An update from Linda: Rocky's little son is a teenager now (in chicken years) and Clucky effectively kicked him out of the nest on the weekend! The three babies are on their own and Clucky has returned to her routine with the other hens. The little white rooster will return to Aagaard Farms, soon. He'll hang out with The Girls and Rocky, and cock-a-d00dle-doo his way around here!

Monday, November 9, 2009

An Odd Fall!

Pictured is a Viburnum, 'Bailey's Compact' Cranberry to be exact. (This has nothing to do with the cranberries served with turkey - different group of plants going by the same common name.) This plant usually has gorgeous orange/red leaves this time of year, highlighted by the bright red berries. In this odd fall, the leaves got frozen by our early winter storm, and now persist, half green and half brown, looking sad. It's like that with many plants, sort of caught in time. Here in Manitoba, the majority of plants have yellow fall colour, so the red of the cranberry is sorely missed.

Saturday, November 7, 2009

The Benefits (or not) of Organic Food

Another study, another debate: are organic foods more healthy? The link is an article on Forbes, with a new study showing little nutritional difference between organic and conventional food. We've never been about that; our thing is the FRESH food has more nutrition because the nutrition hasn't had as much chance to decay. And the flavour of fresh, fully ripened food is waaaaaay beyond so much of the stuff that is trucked for thousands of miles. And we really do believe pesticides and chemical fertilizers can leave residues in your food, which this study did not investigate. Check it out: http://ca.finance.yahoo.com/personal-finance/article/forbes/1217/organic-food-behind-the-hype

Dark Days Challenge Meal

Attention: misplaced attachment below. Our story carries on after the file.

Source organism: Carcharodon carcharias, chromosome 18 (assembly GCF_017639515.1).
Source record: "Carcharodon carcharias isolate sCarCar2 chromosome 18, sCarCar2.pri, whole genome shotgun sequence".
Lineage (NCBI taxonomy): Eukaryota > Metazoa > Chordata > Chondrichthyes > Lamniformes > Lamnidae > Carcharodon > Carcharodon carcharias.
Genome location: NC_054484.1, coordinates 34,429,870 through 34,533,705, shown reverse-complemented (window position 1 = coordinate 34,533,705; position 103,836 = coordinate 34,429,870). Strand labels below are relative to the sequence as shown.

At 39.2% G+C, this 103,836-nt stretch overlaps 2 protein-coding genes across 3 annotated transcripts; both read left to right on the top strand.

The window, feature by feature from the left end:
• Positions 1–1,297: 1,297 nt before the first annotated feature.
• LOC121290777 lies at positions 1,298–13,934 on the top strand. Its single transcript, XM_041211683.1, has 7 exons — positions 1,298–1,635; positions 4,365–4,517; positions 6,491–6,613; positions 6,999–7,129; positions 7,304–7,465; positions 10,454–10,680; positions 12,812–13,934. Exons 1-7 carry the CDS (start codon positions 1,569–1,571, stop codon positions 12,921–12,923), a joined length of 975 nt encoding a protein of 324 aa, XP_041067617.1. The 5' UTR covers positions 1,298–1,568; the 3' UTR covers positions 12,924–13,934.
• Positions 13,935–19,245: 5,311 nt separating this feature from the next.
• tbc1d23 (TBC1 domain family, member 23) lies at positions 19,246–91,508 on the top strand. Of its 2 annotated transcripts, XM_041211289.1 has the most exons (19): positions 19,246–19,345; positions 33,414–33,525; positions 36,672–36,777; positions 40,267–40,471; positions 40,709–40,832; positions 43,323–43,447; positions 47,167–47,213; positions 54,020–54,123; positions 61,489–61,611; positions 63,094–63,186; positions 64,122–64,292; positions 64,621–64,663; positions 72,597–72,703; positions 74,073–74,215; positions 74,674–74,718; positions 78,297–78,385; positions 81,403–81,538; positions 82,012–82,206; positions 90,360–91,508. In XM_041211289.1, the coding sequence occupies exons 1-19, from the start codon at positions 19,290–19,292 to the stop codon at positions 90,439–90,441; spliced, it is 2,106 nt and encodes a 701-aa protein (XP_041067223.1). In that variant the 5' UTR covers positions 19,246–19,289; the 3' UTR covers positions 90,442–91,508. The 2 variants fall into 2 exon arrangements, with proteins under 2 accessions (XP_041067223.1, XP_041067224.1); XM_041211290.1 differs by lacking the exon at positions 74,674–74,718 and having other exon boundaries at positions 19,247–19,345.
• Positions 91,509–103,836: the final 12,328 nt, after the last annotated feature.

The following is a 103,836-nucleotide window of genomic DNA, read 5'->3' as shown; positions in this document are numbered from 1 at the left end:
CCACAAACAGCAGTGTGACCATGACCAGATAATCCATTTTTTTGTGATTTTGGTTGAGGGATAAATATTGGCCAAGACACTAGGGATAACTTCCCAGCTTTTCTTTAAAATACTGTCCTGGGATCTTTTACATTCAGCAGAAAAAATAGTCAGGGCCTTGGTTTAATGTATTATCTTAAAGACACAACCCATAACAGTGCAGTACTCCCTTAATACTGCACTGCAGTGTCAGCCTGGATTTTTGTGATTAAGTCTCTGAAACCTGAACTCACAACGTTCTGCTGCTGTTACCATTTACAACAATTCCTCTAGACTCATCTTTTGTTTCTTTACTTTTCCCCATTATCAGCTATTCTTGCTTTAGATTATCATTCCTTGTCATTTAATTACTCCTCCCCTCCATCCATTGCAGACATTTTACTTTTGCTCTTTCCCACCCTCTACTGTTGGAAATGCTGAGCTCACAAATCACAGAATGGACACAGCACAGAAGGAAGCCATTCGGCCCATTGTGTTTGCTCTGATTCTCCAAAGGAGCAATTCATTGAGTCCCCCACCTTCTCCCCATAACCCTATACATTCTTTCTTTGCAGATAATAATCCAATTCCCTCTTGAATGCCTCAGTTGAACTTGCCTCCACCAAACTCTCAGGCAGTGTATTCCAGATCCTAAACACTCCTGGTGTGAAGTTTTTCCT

If you haven't heard, we're taking the Dark Days Challenge '09 from the blog (not so)Urban Hennery. It's about eating local through the winter - not everyday, which would mean giving up so much (bananas!). So, here is our local meal for the first week of November. Organic lamp chops from our friends Logan Farms of Wawanesa, which Farmer Boy coated with bread crumbs, powdered mustard and tarragon, then baked. On top of the chops, from our garden, Pink Fir Apple potatoes, a rare and yummy fingerling that Farmer Boy hardly ever lets us eat because he's trying to increase his seed stock. Then, he simply roasted four different kinds of winter squash we grew. Sort of a squash-off. They all look similar, so he differentiated by the cut of the squash. From right to left: butternut squash, a Kabocha called 'Confection', 'Jaspee de Vende' which was advertised as so sweet you can eat it raw, and finally 'Long Island Cheese' pumpkin. The lamp chops were divine! The Pink Fir Apple delicious: a nutty, waxy potato. The butternut and the Kabocha very good; the Jaspee and Long Island both a bit of a disappointment. I don't think either of the last two squashes were actually mature, the flavour was blah. The butternut and Kabocha were quite delightful: sweet, nutty and great texture. Rather a bland colour palette though - we have to work on our food styling!

Tuesday, November 3, 2009

Pigs' Porridge

Part of the winterizing is cleaning out the garage, which acts as Headquarters Central during the Farmers' Market season. We've been curing potatoes, squash and onions in there before they go to the root cellar. We also brought back product from the Green Spot, which we were able to store there between markets. The lush, humid atmosphere of the Green Spot was not the ideal place to store winter squash; some mold and mildew got started on the skin. So now, we've got to go through everything before it goes down into the root cellar. Anything bashed, scratched, nicked or knocked cannot go to the cellar - it will be the first to rot and can 'infect' (so to speak) anything stored beside it. So, The Berks are getting a special treat - largely perfectly good winter squash and cabbage that can't be held to long. We can't eat it fast enough, we only have small sales through the winter and it's just tooooo much stuff! It's mostly the ugly stuff, which we'd rather not sell anyway. We've got better stuff for our customers! The Berks will love it!

The Chicks Get a New Friend!

Farmer Boy has been looking around for a second rooster, figuring The Chicks need a new flock mate. Come Spring, we'll probably look for a couple more because there are waaaay more girls than guys. Our friend down the road, Mike, volunteered an Isa Brown he had. Farmer Boy went and picked him up yesterday. 'Buddy' is beautiful - the colouring quite different from The Chicks, with a huge comb. Although he seemed a little shy last night (and can you blame him!) he seemed quite comfortable this morning! In fact, he and Rocky were having a bit of a cock-a-doodle-do contest this morning. The two roosters can't see each other: Rocky is out in the pasture and Buddy is in the barn, but they are only separated by about two hundred feet and can definitely hear each other!